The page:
I’ve already had a rant about the disgraceful lack of disclosure around last year’s capital raisings for Photon Group and WDS. But controversial timber and pulp company Gunns has outdone them both.
Shareholders are justifiably upset with the company’s $400,000 profit for the six months ended 31 December. The company has more than 800 million shares on issue, so they’ve made diddly squat on a per share basis. But they’re particularly upset given the outlook was apparently fine when the company raised $145m at 90 cents per share in September last year. With the share price now less than 60 cents, they’d be much better off had they kept their hands in their pockets.
Moreover, they’re wishing they knew what Gunns’ Chairman John Gay knew when he unloaded 3.4 million shares at an average price of more than 90 cents each in the first week of December. A company spokesman told the Australian Financial Review today that directors are allowed to trade in a four week window after a significant market update, such as the annual meeting, and that Gay’s trade was within this window.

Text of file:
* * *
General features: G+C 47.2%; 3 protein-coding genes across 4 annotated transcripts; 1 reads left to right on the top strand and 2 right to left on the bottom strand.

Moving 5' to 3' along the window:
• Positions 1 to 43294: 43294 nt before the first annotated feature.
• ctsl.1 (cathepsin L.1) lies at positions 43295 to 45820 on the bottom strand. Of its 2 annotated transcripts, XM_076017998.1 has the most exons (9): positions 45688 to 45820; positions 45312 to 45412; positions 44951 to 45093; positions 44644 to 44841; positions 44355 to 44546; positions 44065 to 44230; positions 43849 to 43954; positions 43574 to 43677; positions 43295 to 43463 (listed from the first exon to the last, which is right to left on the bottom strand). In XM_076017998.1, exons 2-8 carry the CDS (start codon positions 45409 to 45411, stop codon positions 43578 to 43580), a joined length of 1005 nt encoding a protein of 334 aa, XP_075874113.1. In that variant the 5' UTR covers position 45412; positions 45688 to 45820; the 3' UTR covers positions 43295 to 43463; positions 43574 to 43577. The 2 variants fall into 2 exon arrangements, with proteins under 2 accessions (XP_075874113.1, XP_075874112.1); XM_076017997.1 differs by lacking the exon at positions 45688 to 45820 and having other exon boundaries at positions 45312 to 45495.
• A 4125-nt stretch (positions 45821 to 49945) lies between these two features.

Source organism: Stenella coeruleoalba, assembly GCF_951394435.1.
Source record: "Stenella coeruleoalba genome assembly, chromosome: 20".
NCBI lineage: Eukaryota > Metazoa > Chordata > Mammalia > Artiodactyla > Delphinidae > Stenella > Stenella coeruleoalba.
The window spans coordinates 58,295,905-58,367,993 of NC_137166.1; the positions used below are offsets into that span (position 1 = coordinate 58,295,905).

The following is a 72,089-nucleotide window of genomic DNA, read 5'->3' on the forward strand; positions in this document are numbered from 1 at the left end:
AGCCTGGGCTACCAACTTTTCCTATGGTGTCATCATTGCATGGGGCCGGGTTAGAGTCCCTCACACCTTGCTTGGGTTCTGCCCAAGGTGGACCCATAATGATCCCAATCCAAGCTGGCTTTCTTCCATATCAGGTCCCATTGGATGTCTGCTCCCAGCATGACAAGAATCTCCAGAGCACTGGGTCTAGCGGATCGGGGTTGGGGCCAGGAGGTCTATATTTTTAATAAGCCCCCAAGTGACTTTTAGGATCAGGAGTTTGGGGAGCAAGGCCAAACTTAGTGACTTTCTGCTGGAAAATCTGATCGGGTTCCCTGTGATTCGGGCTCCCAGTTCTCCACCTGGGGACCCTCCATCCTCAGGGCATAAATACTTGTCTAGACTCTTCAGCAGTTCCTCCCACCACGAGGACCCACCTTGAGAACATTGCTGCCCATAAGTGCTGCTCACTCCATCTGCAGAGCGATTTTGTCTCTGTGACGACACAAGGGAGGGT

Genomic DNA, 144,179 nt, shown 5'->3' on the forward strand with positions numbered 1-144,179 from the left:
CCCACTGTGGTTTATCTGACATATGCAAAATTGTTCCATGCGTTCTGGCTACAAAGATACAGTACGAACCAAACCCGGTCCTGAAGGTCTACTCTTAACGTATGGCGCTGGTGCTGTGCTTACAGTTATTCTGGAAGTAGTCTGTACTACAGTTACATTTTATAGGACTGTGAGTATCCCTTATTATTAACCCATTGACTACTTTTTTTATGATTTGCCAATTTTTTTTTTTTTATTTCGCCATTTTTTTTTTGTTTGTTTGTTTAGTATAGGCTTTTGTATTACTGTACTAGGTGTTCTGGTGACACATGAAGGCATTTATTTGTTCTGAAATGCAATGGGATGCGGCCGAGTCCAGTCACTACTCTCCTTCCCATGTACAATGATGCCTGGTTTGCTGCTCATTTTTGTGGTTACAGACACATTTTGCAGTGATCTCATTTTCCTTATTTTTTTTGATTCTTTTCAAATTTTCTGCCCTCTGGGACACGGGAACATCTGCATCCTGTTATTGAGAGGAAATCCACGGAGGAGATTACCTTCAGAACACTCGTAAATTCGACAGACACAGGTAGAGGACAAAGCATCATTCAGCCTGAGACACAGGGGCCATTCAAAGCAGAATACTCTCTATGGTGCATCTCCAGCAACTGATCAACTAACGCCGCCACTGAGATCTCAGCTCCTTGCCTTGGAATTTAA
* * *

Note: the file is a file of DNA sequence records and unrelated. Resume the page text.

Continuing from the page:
Apparently that makes it alright to dump your shares before announcing a profit result substantially worse than anyone outside the company was expecting. And the problem was, Johnny Boy, you didn’t actually give anyone a ‘significant market update’. You waited until after you’d sold your shares for that.
This sort of behaviour has been going on since the Dutch East India Company listed the first share on the Amsterdam Stock Exchange in 1602. But that doesn’t make it acceptable. Either ASIC or the ASX needs to be given the power to take meaningful action.
At the moment the ASX simply writes the company a nasty letter and the company writes a meaningless response. If the ASX deems it appropriate, it can forward a potential issue to ASIC for further investigation. But ASIC’s success rate in prosecuting this sort of behaviour is about as good as England’s in the soccer world cup.
I’m not a lawyer and have no idea exactly what needs to change. The obligations of both directors and ASX-listed companies seem perfectly clear to me, and those obligations seem to be frequently skirted. But the ‘burden of proof’ is obviously a hurdle too difficult to clear in the vast majority of cases. ASIC needs to convince the government to lower it.